Forum for Science, Industry and Business

Sponsored by:     3M 
Search our Site:

 

Contrary to Earlier Predictions, Older Driver Fatal Crashes Trend Down

15.01.2009
The number of drivers 70 and older is growing at a fast pace, and older drivers are keeping their licenses longer and driving more. Despite these trends, older driver crash deaths and fatal crash involvements are dropping at a faster pace than for younger drivers.

Despite growing numbers on the road, fewer older drivers died in crashes and fewer were involved in fatal collisions during 1997-2006 than in years past, a new Insurance Institute for Highway Safety study reports.

Crash deaths among drivers 70 and older fell 21 percent during the period, reversing an upward trend, even as the population of people 70 and older rose 10 percent. Compared with drivers ages 35-54, older drivers experienced much bigger declines in fatal crash involvements. Reasons for the fatality declines aren't clear, but another new Institute study indicates that older adults increasingly self-limit driving as they age and develop physical and cognitive impairments.

Compared with drivers ages 20-69, fewer people 70 and older are licensed to drive, and they drive fewer miles per licensed driver. However, older people now hang onto their licenses longer, drive more miles, and make up a bigger proportion of the population than in past years as baby boomers age. There were more than 20 million licensed drivers 70 and older in 2006, compared with just under 18 million in 1997. The total annual miles these older drivers traveled climbed 29 percent from 1995 to 2001, compared with a 6 percent rise among 35-54 year-olds. Per mile traveled, crash rates and fatal crash rates increase starting at age 70 and rise markedly after 80.

These trends have raised concerns about older drivers in fatal crashes. Their fragility makes them vulnerable to getting hurt in a crash and then to dying from their injuries. Physical, cognitive, and visual declines associated with aging may lead to increased crash risk.

Fatal crash involvements decline: Earlier research predicted that older drivers would make up a substantially larger proportion of drivers in fatal crashes, so "the findings are a welcome surprise," says Anne McCartt, Institute senior vice president for research, and an author of the new studies. "No matter how we looked at the fatal crash data for this age group — whether by miles driven, licensed drivers, or population — the fatal crash involvement rates for drivers 70 and older declined, and did so at a faster pace than the rates for drivers 35-54 years old."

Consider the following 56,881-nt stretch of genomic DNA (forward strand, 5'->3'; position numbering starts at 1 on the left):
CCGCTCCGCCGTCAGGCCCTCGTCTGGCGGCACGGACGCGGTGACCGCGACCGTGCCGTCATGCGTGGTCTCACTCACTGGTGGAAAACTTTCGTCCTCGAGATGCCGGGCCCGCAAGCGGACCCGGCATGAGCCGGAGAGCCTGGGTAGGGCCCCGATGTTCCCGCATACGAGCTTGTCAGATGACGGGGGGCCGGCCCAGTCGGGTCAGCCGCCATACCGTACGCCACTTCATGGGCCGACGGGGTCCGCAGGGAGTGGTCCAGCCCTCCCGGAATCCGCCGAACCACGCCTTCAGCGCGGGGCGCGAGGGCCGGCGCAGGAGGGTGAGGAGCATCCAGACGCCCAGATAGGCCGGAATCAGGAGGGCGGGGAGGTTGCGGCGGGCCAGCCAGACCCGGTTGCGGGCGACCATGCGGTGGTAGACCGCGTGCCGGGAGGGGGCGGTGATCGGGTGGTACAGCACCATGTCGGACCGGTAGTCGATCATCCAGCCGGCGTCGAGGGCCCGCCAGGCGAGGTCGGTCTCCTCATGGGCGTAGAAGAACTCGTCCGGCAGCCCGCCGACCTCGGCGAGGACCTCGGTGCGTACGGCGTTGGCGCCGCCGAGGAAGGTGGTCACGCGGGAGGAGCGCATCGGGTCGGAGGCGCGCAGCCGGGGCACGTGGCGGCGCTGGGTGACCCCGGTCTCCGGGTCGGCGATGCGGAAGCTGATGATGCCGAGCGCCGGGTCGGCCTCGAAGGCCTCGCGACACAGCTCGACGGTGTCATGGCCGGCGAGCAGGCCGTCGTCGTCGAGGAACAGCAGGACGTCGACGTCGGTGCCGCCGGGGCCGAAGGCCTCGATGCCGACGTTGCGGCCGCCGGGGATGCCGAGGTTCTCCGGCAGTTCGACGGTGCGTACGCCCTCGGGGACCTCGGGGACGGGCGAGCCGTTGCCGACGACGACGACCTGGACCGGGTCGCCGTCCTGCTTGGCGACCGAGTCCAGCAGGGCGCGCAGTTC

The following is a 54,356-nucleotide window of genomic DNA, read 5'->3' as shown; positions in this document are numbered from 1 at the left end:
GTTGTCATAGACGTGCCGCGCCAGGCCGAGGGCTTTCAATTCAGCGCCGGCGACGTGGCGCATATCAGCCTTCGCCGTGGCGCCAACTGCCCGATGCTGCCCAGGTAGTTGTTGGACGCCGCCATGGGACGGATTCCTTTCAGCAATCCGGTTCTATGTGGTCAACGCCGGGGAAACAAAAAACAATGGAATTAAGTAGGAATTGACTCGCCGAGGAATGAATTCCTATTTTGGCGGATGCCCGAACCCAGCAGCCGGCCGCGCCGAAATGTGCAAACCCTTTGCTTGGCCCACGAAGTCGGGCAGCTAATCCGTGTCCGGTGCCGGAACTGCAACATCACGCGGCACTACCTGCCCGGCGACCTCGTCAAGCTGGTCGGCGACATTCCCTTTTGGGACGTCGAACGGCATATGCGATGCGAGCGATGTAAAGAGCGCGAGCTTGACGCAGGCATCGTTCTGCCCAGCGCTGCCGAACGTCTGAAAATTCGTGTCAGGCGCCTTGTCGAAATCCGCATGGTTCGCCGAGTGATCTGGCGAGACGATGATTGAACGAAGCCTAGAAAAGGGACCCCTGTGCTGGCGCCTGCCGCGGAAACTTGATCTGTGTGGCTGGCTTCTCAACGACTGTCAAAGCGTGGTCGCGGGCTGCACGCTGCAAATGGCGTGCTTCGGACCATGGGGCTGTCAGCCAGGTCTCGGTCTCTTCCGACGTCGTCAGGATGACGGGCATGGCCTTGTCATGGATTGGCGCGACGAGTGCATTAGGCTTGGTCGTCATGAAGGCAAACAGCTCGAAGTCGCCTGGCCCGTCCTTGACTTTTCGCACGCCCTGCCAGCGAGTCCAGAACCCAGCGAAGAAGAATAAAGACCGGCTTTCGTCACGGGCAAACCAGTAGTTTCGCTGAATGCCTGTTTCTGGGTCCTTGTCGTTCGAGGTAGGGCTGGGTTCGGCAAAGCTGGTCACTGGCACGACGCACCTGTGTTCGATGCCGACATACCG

Declines per licensed driver increased with age so that drivers 80 and older had the most dramatic decreases. If the fatal crash involvement rates for older drivers had mirrored the trend for younger ones from 1997 to 2006, nearly 7,000 additional older drivers would have been in fatal crashes (1,376 drivers 70-74 years old, 1,680 drivers 75-79, and 3,935 drivers 80 and older). Fatal crash rates fell among older drivers for most types of crashes, and the decline was dramatic for crashes at intersections.

"The large drop in intersection crashes is especially important because Institute and other studies have shown that older drivers are overrepresented in multiple-vehicle crashes at intersections," McCartt says. "The data don't allow us to point to any one reason why older drivers' fatal crash experience has improved. Some drivers may have benefited from newer and safer vehicles, and older people generally are more fit than in years past, with better access to health care."

Older drivers are mostly a danger to themselves. Seventy-five percent of people who die in crashes involving older drivers are these drivers themselves or their older passengers.

Older drivers limit car trips: One way some older drivers lower their crash risk is to limit driving. A separate ongoing Institute study is examining how older adults restrict their driving in response to declines in their health, mobility, vision, and memory. Researchers recruited drivers 65 and older in 3 states as they renewed their licenses between November 2006 and December 2007. In the first of several planned interviews, more than 9 in 10 of these drivers said that driving themselves is their primary way to travel. Fewer than 1 percent said they'd been advised by family, friends, or a doctor to give up driving.

Most drivers reported at least some impairment, and the extent of impairment increased with age. For example, 26 percent of drivers 65-69 reported having at least some type of mobility issue, compared with 43 percent of drivers 80 and older. The oldest drivers were more likely to say they restricted their own driving. Drivers 80 and older were more than twice as likely as 65-69 year-olds to self-limit driving by doing such things as avoiding night driving, making fewer trips, traveling shorter distances, and avoiding interstates and driving in ice or snow.